China's first Mars simulation base opens in Qinghai
Mar. 6 (NBD) – The first Mars simulation base in China has started running since March.
The facility which is located in Lenghu in northwest China's Qinghai Province covers an area of about 53,333 square meters, and can accommodate 60 people in capsules and 100 in tents.
Situated on the northern Qinghai-Tibet plateau, the region owns the country's largest Yardang landform filled with ridges and rocks.
It has an arid climate, with monthly percent possible sunshine ranging from 72 percent in July to 85 percent in October.
While the annual mean temperature is as low as 2.82°C, the 24-hour average temperature for one month drops to −12.5 °C in January and surges to 17.1°C in July.
The region mirrors environmental features similar to the surface of Mars which is covered by rocks and sand.
The project will incorporate education, tourism, scientific research and simulation training.
The Mars camp simulates the living environment of future human beings after they move to Mars and "headquarters building" and "Mars capsules" are built to create the immersive experience for visitors.
Besides, to attract more science experts, the base has also set up the twin towers for astronomical observation.
Construction started in June 2018 with a total investment of 150 million yuan (22.4 million U.S. dollars).
In recent years, science bases are becoming the new popular tourist attractions.
The Five-hundred-meter Aperture Spherical Radio Telescope ("FAST") in Guizhou Province, known as the largest telescope around the world, has been opened to the public since September last year.
FAST can not only observe pulsars, dark matter, black holes and even extraterrestrial civilizations, but also receive the cosmic signal 13.7 billion light years away.
It provides astronomy enthusiasts with opportunity to learn more astronomical knowledge and to explore the mysteries of outer space.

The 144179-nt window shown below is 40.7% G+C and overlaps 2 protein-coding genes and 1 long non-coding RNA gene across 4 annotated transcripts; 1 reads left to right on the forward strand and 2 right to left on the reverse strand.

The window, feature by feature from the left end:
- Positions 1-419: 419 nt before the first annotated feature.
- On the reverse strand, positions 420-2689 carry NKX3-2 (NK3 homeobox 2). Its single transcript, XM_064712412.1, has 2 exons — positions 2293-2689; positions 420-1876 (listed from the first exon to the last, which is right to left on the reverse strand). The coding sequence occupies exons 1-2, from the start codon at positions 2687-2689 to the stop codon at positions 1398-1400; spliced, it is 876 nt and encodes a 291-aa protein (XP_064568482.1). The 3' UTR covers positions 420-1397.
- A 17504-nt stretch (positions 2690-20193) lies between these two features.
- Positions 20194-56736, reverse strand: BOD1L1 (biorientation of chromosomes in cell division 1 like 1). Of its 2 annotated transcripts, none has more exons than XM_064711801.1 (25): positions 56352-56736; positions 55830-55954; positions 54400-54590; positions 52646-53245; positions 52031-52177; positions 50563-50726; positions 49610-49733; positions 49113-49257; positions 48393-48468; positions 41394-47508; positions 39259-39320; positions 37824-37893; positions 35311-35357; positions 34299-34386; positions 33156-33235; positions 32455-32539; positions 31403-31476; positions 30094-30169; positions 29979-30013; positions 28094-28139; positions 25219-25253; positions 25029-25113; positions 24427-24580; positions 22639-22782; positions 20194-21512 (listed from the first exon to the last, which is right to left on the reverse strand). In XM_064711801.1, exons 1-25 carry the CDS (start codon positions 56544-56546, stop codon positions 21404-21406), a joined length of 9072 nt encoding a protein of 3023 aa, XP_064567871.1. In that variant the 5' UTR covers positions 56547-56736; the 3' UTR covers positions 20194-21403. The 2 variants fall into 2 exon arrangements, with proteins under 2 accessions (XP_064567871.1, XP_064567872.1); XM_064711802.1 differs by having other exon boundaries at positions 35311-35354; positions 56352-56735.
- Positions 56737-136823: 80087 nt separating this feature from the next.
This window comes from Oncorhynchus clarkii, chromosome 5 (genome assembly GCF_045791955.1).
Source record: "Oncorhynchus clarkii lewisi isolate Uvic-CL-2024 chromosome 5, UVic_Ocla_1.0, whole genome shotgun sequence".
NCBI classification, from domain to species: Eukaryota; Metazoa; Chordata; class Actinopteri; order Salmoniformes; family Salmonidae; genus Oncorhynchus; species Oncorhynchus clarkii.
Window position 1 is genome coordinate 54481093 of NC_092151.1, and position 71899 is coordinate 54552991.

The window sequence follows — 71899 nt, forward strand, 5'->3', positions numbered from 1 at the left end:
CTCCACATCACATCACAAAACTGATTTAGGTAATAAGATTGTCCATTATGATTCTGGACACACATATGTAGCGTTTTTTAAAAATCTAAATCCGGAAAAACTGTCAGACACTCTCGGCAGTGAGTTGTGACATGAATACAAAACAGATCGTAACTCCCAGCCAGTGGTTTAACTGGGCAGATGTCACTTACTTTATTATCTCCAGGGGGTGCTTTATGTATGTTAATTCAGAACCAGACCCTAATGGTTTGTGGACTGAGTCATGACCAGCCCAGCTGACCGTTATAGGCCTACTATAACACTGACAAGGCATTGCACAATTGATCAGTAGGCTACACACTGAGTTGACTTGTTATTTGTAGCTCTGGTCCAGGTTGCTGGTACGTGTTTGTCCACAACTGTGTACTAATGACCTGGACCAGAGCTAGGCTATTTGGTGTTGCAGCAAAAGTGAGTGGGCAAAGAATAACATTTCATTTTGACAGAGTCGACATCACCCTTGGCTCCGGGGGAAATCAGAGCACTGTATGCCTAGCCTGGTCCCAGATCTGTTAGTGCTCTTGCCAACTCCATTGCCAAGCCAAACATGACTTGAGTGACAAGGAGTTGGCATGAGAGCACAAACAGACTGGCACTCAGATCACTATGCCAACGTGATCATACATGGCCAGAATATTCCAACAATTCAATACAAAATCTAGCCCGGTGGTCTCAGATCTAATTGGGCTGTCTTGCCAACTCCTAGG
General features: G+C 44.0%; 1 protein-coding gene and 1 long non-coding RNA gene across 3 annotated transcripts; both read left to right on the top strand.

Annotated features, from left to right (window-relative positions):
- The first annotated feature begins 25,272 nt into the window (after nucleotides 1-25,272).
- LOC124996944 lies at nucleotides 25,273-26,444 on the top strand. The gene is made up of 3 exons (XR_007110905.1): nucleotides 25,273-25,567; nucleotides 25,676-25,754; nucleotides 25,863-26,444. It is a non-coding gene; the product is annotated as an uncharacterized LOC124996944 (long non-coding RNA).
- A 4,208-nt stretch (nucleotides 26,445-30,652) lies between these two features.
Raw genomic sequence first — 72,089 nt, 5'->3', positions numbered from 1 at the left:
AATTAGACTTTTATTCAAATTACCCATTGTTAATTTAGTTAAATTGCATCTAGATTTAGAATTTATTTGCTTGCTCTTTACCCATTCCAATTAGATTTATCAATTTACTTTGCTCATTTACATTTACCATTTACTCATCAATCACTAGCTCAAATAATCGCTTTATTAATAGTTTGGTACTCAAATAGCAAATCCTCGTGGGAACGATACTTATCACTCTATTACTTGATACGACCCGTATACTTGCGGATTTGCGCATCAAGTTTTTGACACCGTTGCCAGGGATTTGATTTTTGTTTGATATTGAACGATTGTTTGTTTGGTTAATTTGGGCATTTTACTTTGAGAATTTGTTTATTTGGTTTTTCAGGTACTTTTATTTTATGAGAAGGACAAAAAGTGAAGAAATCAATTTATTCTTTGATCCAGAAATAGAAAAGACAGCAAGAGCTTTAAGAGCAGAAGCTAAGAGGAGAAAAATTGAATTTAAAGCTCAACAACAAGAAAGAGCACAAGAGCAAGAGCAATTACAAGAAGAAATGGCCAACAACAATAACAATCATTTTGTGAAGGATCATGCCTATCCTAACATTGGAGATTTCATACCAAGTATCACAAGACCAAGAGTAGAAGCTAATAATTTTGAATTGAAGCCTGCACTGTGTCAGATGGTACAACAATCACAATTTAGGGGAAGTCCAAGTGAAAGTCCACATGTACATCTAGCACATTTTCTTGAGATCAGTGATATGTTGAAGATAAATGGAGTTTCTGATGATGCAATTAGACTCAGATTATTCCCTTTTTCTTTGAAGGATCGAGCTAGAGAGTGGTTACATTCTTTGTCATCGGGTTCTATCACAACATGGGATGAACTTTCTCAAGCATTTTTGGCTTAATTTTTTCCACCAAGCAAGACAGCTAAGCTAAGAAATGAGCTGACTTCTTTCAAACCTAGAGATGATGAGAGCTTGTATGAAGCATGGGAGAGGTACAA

Data shows that in the first half of 2017, Pingtang County where FAST is located registered 5.1363 million visits, up 40.1 percent from a year earlier, with the tourism revenue jumping by 43.07 percent to 4.62 billion yuan (689.0 million U.S. dollars).
Jiuquan Satellite Launch Centre in Inner Mongolia is also seductive for tourists.
A report on the science tourism in China predicted that the size of the market will exceed 100 billion yuan (14.9 billion U.S. dollars) in the next three to five years.
Science-themed tourism develops more maturely overseas.
In 2015, the United States initiated a one-year Mars survival test at Mauna Loa Volcano in Hawaii, a simulation of the life of astronauts on a Mars base.
With no animals and rare vegetables in the area which resembles the Martian environment, six volunteers need to live in a circular cabin that is 11 meters in diameter and six meters in height, and have no contact with the outside world but by e-mails which has 20 minutes of time delay. They are provided with a few food supplies every four months, such as canned goods, cheese powder and frozen goods.
In addition, the NASA's space centers have already been very commercial. Teenagers can participate in a variety of aerospace-related activities, receiving five modules training and experiencing takeoff and landing of the space shuttle.